It looks like as if the Jew’s harp or jaw harp is a very easy to play Instrument. That’s because of the simplicity of construction. Yes, it looks very simple. However, it is not so easy when it comes to choosing, when you try to find one among whole bunch of them looking through a catalog. Or even worse, when you see a variety of different shapes and sizes displayed at an exhibition. So, which one to choose? That is the question. First of all, we would like to draw your attention to the fact that the appearance of the Jew’s harp has nothing to do with the sound. Simply speaking, neither the size nor the shape or color, or material, or a method of manufacturing does not affect the sound of the instrument. To be precise, the size and shape have an impact only in combination with other factors. It makes no sense to consider them separately.

There is an exception. The type of frame material should not be made out of wood. It cannot provide the necessary accuracy and stability of the structure. To put it simply, harp should be made out of metal, and it does not really matter which metal it is.

Types of Jew’s harps

The main thing that determines the very essence of playing the instrument that can’t be seen is the material of the reed. For example, if all the parameters are kept equal a long reed would provide lower sound than a short one. But if the long reed is made of hard metal, the sound will be higher, shorter and softer. Thus, we should not try to determine acoustic and mechanical properties taking into consideration only the appearance of the instrument. By the way, on this occasion, there are many speculations and myths, that made the choosing process even more difficult. One of the most common is the «forged harp» myth. Many believe that it is a guarantee of quality. Forging, as well as other methods of manufacturing of the musical instrument body, do not affect the sound at all. Similarly, the country of origin, by and large, is not related to the quality of the Jew’s harps. In some regions, there are strong traditions concerning one or more aspects of the design, but they should be considered only as exceptions. A more correct level of generalization is the artisan that manufactured the harp. Quality depends on the person more than the region, but this can be true only when the artisan manufactures only one type of the instrument. But there are those who produce dozens of different varieties («of models»), that are not similar to each other. Ideally, every Jew’s harp should be considered on an individual basis.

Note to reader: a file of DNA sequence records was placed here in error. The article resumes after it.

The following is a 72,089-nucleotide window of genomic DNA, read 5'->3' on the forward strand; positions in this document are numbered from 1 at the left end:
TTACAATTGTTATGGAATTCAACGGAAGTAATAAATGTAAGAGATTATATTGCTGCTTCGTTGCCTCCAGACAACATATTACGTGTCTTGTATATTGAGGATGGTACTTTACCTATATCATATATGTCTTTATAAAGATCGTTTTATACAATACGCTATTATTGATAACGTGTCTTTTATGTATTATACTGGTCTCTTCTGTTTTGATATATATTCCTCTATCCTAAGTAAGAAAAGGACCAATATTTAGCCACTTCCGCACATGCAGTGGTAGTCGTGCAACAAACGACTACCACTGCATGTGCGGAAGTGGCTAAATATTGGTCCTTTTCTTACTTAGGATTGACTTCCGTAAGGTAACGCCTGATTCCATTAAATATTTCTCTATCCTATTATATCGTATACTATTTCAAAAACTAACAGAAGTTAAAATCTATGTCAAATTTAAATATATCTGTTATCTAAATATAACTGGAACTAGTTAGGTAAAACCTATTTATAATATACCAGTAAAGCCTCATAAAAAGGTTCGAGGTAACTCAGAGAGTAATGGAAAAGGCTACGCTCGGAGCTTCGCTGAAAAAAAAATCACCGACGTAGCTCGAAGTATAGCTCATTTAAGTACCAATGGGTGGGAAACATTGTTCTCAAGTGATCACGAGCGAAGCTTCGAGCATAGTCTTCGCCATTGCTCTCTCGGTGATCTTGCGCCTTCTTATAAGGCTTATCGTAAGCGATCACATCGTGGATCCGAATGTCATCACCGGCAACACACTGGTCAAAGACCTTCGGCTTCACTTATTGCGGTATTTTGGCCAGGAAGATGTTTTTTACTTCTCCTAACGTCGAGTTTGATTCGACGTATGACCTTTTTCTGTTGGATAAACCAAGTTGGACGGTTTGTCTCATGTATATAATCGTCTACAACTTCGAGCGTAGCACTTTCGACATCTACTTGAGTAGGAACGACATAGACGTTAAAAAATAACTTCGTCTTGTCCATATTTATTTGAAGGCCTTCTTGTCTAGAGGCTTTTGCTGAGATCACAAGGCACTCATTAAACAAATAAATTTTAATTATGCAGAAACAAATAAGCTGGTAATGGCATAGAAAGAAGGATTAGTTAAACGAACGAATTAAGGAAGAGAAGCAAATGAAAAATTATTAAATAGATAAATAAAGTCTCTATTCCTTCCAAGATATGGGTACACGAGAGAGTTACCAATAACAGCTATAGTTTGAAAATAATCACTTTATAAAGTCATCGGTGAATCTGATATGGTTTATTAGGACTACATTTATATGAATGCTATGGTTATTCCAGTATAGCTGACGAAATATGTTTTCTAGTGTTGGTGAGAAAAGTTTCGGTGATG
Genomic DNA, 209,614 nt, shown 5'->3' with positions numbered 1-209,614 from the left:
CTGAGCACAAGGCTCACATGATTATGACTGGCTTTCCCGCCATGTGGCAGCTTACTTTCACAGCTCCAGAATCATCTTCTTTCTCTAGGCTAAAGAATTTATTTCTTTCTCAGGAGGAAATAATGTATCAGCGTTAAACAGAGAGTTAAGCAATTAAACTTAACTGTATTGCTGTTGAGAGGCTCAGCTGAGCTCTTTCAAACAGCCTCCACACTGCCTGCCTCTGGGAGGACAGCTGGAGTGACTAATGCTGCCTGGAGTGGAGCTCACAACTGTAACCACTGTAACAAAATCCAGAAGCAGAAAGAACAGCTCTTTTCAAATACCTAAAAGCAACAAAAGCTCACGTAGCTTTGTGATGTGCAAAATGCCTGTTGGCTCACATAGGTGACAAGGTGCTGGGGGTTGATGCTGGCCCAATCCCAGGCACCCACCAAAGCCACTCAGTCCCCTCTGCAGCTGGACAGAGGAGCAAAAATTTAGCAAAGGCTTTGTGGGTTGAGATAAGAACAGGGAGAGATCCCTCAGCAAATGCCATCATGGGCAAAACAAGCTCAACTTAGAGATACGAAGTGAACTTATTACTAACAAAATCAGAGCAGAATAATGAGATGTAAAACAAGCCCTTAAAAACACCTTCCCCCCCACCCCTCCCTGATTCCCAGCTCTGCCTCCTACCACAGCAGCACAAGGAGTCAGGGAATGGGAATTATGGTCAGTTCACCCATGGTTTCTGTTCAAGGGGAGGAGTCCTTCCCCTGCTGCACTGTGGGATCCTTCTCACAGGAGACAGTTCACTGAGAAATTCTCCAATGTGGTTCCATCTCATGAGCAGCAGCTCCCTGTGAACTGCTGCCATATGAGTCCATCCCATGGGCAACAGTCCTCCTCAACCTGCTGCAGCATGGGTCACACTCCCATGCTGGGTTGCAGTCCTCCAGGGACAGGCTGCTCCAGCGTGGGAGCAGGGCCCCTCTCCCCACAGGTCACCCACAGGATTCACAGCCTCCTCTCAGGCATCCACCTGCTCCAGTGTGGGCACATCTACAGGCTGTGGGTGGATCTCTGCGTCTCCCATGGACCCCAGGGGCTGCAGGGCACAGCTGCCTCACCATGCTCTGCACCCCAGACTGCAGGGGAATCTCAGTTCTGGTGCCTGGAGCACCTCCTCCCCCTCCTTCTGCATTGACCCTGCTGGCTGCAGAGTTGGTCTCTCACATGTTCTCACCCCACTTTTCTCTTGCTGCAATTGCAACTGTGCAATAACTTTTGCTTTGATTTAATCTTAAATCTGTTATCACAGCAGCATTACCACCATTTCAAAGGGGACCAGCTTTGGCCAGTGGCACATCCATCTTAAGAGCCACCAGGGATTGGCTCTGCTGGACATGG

Here are some basic properties of the Jew’s harp that are of practical importance on the basis of which we can divide them into several different types.

  1. The height of the sound. The Jew’s Harps can be both very low, bass, and very high, up to a squeak. Each has a reed vibration base frequency corresponding to the height of the lowest sound that the harp can make. If this frequency coincides with the frequency of a note, harp is tuned. Within a small range you can tune it by yourself. Typically, the lower the harp, the slower, and the more inert it is. The higher, the more it is suitable for fast playing. For a normal playing and for beginners it is better to stick to the middle. Besides, the lowest harps require special thoroughness of manufacturing to provide a wider range and they are very expensive. The simplest models are often limited in the upper frequencies and sound «muffled». On average, the lower the harp, the better it responds to deep breathing (open lungs — the greater the volume, the lower frequency resonance occurs); the higher, the better they react to micro articulation.
  2. Timbre. At any time, harp, like most musical instruments, other than the principal sound, makes a different set of sounds — overtones derived from the base, and each overtone sounds with its volume. This set of sounds is the “voice«of an instrument. Different Jew’s harps tuned to one note can sound differently; also the timbre of other instruments will sound differently too. There can be distinguished two opposite-looking types of harp sounds — crackling and smooth. The close to the first group seem more interesting and unusual, but the over-abundance of crackle may bother conscious control over the instrument. The «smooth» is demanding greater confidence on the part of the player but do not put obstacles in front of him and can look more poorly. Timbre, basically, is a matter of taste. That is the only thing that can be determined listening to the recorded sound examples.
  3. The rigidity of the reed. It affects the tactile feel of the playing, or to be exact — from the impact. Jew’s harps of different hardness are better suited for different purposes, but do not be guided by this parameter alone when choosing. The only thing that this figure can be useful for is knowing how tight to hold the instrument and how hard to pluck.